August Fishing Report

Well, here they are, regular as clockwork – isn’t it uncanny? Those westerlies that come with EKKA bring chilly days and change fishing in the Passage and around Bribie. The breeze generally lifts through the day, sometimes swinging between north and south. Around midday, when the wind direction might be changing, and the water has warmed a little, has proved to be a useful time to throw a line.

EKKA winds make fishing forecasting tricky and targeting of any particular species unpredictable. This is the start of the “between-seasons” period and every day can be different from the last. Windy days are not all bad – get up into Ningi Creek and the other estuaries, where fish are attracted to water that is stirred a little and you can use the wind to make a good, long cast.

Tailor are still showing up right through the Pumicestone Passage. Red has said that this seems to be a very big tailor year, with big schools in the bay and in all the gutters over at Moreton Island. Just past South Point, over the first EKKA weekend, Toby and Mark got among a big school of baitfish. There were plenty of tailor out there, “going crazy”, along with swooping birds and at least a couple of black-tipped sharks.

Ron hasn’t needed to go far for his fishing – he watches from his Bribie front porch for the tell-tale sight of birds gathering over a school of fish. Then, off he charges, with the fishing rod, over the road and straight into the water, standing thigh-deep, and casting slug-lures out after the tailor. Pretty much every day, Ron has been scoring a couple of good-sized fish. He reckons it’s one of the most consistent tailor seasons he has seen.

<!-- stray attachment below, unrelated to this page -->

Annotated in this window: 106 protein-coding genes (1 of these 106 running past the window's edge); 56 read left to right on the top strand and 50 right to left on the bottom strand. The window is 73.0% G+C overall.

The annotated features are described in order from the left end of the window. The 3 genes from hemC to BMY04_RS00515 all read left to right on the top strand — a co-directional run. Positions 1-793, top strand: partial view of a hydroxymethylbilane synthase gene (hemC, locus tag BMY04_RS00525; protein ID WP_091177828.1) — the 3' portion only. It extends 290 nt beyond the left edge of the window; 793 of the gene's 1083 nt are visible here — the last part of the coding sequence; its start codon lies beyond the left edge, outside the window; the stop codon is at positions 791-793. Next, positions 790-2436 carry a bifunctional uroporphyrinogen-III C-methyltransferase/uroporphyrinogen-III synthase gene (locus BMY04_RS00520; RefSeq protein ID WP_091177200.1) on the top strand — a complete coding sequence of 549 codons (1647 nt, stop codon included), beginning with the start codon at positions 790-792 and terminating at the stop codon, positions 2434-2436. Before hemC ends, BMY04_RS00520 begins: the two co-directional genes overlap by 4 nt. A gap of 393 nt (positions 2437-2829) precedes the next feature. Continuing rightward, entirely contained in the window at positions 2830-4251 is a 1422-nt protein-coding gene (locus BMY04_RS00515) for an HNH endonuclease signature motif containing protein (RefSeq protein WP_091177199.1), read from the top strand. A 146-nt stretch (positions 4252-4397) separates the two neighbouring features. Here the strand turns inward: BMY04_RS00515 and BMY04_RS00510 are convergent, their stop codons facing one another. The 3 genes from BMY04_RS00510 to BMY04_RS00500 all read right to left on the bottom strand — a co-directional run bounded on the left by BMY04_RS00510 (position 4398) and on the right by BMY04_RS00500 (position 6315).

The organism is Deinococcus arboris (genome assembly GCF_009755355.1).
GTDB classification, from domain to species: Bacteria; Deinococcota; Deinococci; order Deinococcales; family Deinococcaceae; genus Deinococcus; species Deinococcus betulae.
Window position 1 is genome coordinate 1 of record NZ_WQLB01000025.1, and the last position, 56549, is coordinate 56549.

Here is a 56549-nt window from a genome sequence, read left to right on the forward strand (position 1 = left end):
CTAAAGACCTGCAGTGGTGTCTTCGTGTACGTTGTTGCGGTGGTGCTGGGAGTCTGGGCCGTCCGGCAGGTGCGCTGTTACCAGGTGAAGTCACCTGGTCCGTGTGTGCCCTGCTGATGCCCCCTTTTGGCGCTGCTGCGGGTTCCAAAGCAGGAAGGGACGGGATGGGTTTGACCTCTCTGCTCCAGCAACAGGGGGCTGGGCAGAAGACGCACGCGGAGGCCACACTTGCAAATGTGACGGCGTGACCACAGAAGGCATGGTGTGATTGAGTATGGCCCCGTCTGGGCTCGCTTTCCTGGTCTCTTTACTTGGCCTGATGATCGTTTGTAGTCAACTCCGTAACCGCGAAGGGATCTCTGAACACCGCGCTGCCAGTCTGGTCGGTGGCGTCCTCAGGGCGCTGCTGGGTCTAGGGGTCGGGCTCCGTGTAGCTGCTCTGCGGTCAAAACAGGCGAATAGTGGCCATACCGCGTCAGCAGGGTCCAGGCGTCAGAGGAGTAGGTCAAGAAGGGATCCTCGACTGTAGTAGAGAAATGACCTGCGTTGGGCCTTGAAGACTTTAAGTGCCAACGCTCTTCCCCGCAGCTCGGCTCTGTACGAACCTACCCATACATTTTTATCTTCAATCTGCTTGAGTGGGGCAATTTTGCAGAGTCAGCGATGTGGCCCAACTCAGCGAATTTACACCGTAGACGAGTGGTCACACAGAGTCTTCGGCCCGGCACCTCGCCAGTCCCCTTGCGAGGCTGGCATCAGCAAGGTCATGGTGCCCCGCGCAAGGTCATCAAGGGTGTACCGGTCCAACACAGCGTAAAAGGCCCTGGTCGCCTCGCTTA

Goldie’s tailor was also caught on mullet, which has been a very handy bait lately. If you’re after some fresh mullet for live-bait, try cast-netting a few between Spinnaker Sound Marina and the bridge. Another good spot for cast-netting mullet has been Ningi Creek.

Another place to find the tailor has been Ningi Creek, where Charlie has been successfully fishing on the run-out tide for tailor and flathead. Toby, and his mate Daniel, were up between Ningi Creek and the Avon shipwreck, when they brought in a couple of good tailor, which were caught on herring and mullet.

Plenty of bream have been spending a bit of time up around the wreck as well. Geoff and Tyler found them there, drifting past the wreck on the falling tide, using chicken gut.

This winter has been a hit-and-miss season for snapper. Out at Cook’s Rocks, there has been a lot of fluctuation in snapper numbers and sizes. Other favourite spots, especially the Ripples, just outside Pacific Harbour, have not been as exciting for snapper as in previous years, but snapper are still showing there, and at the bridge. Tommy’s snapper, well above 40cm, was picked up at the bridge, using herring for bait.

Winter whiting has been a pretty good bet this winter, especially on the rising tide in the Passage and on the beaches. A couple of weeks ago, they slowed down on the beach but are still going well up the middle. Among the tailor and whiting, have been good schools of dart, lots of them above 30-50cm in size, which should make very decent fillets.

Fishing at the bridge has quietened a bit over the past week, with garfish and toadies taking a lot of the bait. With the strong tidal flows over last weekend’s new moon, the only time to get anything has been over the change of tide. Cast into the eddies that form at the pylons; live bait and soft plastics have been working there.

Probably the stars of the Pumicestone Passage have been the ever-reliable flathead. The cool weather has brought the big females into the Passage and creeks for breeding and plenty of nice-sized male fish with them.

Luke says there are flathead galore at low-tide in Ningi. Sophie caught flathead at Turner’s Camp, on the falling tide. James (photo) was happy with two flathead, from south of the Avon wreck. Jack recommends trying the banks between Spinnaker Sound Marina for flathead, using lures on a rising tide. Charlie is using soft-plastics (Z-man) in the creeks, to catch lots of biggies. So, from that, you’d have to conclude that flathead really are everywhere, all of the time!

Toby with a Tailor caught up Avon Wreck.

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